These games mostly involve family-friendly games which may be more exciting and competitive (e.g. via faster game speeds and more complex tasks), such as Racers, Simulations, Jump ’n Runs and Role-playing games.
Children aged between 6 and 11 develop a capability for differentiated and distanced perception of media representations and contents. Their ability to tell the difference between the game world and reality improves increasingly. They acquire their first differentiated media experiences and are able to withstand doses of excitement and pressure to act alleviated by breaks.
Game tasks are faster paced and require basic hand-eye coordination skills. Many game concepts for this age group are based on sporting competition or skill and revolve around fantasy and fairy tale worlds with well-known comic or cartoon heroes as game characters. The structure and dynamics of the games enable even younger primary school children to distance themselves from the events.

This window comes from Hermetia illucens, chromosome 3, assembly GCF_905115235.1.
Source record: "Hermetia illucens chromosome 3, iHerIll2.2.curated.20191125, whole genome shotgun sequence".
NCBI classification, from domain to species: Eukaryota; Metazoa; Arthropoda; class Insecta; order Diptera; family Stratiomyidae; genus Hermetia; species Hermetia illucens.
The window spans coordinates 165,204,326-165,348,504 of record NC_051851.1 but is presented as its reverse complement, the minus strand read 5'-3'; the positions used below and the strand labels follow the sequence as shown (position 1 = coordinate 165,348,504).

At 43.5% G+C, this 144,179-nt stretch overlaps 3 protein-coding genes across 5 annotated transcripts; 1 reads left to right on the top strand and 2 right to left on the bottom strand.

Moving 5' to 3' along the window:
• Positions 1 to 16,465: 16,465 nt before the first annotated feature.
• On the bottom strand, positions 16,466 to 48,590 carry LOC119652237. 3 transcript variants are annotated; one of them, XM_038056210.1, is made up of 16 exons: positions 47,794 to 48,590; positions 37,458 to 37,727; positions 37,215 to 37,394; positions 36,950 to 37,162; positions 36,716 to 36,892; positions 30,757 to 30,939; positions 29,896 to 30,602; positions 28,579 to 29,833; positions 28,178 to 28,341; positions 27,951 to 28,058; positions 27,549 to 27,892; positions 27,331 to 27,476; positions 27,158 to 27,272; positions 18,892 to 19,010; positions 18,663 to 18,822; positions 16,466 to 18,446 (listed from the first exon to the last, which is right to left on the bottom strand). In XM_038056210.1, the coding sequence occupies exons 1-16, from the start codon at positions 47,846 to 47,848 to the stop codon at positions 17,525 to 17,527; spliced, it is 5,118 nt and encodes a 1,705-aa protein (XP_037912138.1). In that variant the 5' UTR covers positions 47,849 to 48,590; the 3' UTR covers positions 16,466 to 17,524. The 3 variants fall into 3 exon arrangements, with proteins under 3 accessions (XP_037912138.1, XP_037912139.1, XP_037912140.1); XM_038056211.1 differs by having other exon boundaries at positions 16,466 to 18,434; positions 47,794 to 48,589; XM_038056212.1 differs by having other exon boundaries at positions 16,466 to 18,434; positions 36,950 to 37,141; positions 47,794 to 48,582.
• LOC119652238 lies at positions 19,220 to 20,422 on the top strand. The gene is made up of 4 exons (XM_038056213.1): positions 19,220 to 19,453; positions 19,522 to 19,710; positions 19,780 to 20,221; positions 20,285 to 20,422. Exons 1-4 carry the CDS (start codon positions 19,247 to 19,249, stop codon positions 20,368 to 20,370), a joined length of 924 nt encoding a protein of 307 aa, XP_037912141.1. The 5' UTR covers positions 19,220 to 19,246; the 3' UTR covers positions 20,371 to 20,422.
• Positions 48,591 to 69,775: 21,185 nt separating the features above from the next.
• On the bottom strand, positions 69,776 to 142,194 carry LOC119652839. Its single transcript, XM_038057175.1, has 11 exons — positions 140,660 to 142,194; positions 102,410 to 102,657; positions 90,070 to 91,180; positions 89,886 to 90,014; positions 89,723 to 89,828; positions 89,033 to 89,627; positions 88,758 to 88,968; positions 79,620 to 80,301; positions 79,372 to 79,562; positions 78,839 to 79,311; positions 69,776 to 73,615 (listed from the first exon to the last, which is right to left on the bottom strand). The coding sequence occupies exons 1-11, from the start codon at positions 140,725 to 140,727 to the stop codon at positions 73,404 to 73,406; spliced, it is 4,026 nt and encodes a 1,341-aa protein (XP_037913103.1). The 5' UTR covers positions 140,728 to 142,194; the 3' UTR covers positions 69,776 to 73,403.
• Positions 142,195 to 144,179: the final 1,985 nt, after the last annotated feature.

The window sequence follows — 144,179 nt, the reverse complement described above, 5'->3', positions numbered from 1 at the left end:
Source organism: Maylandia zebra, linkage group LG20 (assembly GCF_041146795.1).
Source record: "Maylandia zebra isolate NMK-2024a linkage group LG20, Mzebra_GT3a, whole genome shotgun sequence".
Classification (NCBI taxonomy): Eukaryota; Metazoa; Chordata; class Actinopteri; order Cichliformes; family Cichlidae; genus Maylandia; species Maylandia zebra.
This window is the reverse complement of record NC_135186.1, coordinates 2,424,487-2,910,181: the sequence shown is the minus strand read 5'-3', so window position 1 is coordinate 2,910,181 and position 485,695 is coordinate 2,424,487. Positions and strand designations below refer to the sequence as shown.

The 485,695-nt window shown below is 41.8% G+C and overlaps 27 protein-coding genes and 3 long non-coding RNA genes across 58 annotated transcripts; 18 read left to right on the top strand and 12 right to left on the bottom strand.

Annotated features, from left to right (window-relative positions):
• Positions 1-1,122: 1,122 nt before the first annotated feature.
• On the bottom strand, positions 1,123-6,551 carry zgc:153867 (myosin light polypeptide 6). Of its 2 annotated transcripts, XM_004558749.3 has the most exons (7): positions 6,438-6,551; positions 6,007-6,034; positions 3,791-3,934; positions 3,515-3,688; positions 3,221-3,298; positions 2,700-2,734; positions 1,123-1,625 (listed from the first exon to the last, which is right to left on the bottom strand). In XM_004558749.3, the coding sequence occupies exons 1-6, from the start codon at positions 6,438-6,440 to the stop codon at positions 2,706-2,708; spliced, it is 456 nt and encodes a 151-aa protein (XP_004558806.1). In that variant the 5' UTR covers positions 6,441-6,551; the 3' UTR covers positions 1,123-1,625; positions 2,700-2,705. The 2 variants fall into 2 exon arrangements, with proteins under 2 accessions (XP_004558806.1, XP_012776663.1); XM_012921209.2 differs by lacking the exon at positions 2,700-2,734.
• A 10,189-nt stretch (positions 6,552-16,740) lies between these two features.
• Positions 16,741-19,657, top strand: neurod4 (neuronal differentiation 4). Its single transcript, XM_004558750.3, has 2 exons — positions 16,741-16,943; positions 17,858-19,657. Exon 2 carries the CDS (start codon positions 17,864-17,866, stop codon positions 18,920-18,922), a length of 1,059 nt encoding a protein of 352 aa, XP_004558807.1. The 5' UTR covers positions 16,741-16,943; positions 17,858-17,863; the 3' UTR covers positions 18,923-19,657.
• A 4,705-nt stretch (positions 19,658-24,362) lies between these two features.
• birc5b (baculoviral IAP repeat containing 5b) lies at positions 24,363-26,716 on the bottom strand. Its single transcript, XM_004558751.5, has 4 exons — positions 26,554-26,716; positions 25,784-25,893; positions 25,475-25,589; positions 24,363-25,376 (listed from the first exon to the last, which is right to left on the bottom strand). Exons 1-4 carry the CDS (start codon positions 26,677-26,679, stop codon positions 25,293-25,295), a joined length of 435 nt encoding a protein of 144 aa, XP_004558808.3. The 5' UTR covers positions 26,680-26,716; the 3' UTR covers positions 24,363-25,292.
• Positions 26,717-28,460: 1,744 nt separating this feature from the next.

If fight scenes are included, they tend to be presented in a fairy tale or abstract symbolic form rather than being capable of confusion with reality. The fight scenes are not likely to make children feel insecure or which impart socially damaging role models. This category does not include games which subject 6-year old children to unreasonable stress, cause them lasting anxiety, overburden them emotionally or excite them unduly either acoustically or visually.